We should not generalize about any group or organization other than the actual belligerents in this conflict, and even that can be tricky. We must not justify hatred or bigotry against whole groups of people based on this horrible situation for which many parties bear some degree of culpability. Perhaps the best we can all hope for, and perhaps all agree is best, is for the belligerents to reach whatever their justifiable war aims may be in a manner that minimizes the death and injury and suffering of all innocent non-combatants.

  2. So Rivko, you SAY you condemn Hamas, but you ARE advocating they remain in power in Gaza. There SHOULD be a ceasefire once Hamas releases the hostages, and their leaders surrender to an international tribunal. But you are asking for a unilateral cease fire. Do you understand that If Israel puts down their weapons, Hamas will remain in power. (There actually was a ceasefire, and Hamas broke it on 10/7). So if you get what you are advocating, the 230 hostages will continue to be held by Hamas, Hamas will continue to lob missiles at Israel, and Hamas will continue to massacre Israeli civilians as they have pledged to do. It is unfortunate that Hamas built their weapons facilities and command centers in civilian centers and under hospitals and schools. But bombing those facilities is the only way to get them out of power. According to a NYT article out today, “Hamas leaders say they waged their Oct. 7 attack on Israel because they believed the Palestinian cause was slipping away, and that only violence could revive it” Hamas chief Ismail Haniyeh has said that his terror group needs the “blood of the women, children and elderly” of Gaza in order to “awaken… resolve”. So that is what you are supporting with your call for a ceasefire

  3. I am Jewish. I condemn Hamas, of course!!!! I also condemn Israel, a nation state with all the evils/compromises and attempts to be a democracy, for it’s increasing swing toward authoritarianism,it’s long history of arbitrary arrests of Palestinians and brutal treatment of such, its refusal to move toward a two state solution, it’s allowing the reactionary ultra orthodox settlers in the west bank to encroach on Palestinian land/killing and hurting Palestinians (cause they say ‘our god….NOT my version of a Jewish concept of justice and love & tikkun olam=repair the world) gave us this land 5000 + years ago. I stand with T’ruah, Jewish Voice for Peace and other Jewish/Palestinian and ‘whoever’ groups both in Israel and outside who have been demonstrating in various places (NYC/Statute of Liberty) saying ‘not in my name’ and calling for a cease fire, as much humanitarian aid as possible & a commitment by Israel to truly allow the creation of a two state solution or a one state secular democracy. All of human history is full of one people invading and killing off other peoples; that does NOT make it humane or just. As the cliche goes, we must either learn from the past (something the US is struggling mightily to do with our history of racism and Native American genocide or the killing continues. (Not very articulate but I felt I had to reply!!) Rivko Knox, Phx,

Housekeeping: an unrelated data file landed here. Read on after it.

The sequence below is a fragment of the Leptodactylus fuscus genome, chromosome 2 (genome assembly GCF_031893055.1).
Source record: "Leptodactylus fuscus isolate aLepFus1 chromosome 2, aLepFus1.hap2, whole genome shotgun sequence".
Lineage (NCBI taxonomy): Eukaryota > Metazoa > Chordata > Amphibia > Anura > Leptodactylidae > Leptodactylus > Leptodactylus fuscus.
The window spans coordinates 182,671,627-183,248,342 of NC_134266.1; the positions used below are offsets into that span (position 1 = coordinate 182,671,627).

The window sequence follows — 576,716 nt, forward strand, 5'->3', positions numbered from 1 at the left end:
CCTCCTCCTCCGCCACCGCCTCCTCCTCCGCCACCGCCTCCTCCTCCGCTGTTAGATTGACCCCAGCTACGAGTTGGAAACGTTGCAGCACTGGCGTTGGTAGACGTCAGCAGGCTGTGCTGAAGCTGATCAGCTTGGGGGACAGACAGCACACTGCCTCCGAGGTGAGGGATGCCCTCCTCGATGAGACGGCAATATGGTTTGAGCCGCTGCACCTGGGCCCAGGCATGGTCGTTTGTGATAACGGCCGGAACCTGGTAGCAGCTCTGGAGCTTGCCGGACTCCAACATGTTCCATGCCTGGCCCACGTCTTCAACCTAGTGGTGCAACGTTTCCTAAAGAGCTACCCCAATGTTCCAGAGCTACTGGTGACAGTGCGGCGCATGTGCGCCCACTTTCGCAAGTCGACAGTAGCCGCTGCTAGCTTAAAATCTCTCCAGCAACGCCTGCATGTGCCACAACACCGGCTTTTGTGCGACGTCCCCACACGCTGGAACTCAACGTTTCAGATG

• So then you support Hamas remaining in power in Gaza and continuing to hold 230 Jewish hostages, and shooting rockets at Israel. You also must support Hamas further attacks on Israel and they threaten. Today, a NYT article quoted a Hamas leader saying Hamas leaders say they waged their Oct. 7 attack on Israel because they believed the Palestinian cause was slipping away, and that only violence could revive it.

    • The way I see it Netanyahu bears the lion’s share of Israeli responsibility as he shut out the Palestinian Authority and boosted Hamas. “Settlers” illegally moving into the West Bank displacing the Palestinians who were already there and generally treating the Palestinians like something my dog left outside doesn’t exactly help matters. And Hamas is terrorist garbage.

      If it were up to me I would can Netanyahu (who, like the VTY) clings to power to avoid prison. Give the West Bank back to the Palestinians provided they get rid of Hamas. Meanwhile IDF surgically takes out Hamas leaders, especially those who instigated the terrorist attacks along with the participants and both sides go for a realistic two state solution…something Netanyahu vehemently opposed.

      One would think national conservative leaders would learn from our post 9/11 response, laying waste to Afghanistan when it was our “friend” Saudi Arabia where the terrorists came from. I’ve heard the Taliban offered to hand bin Laden & Al Queda over but Bush the Lessor’s administration turned them down. They just had to get their war on.


What do you think?

%d bloggers like this: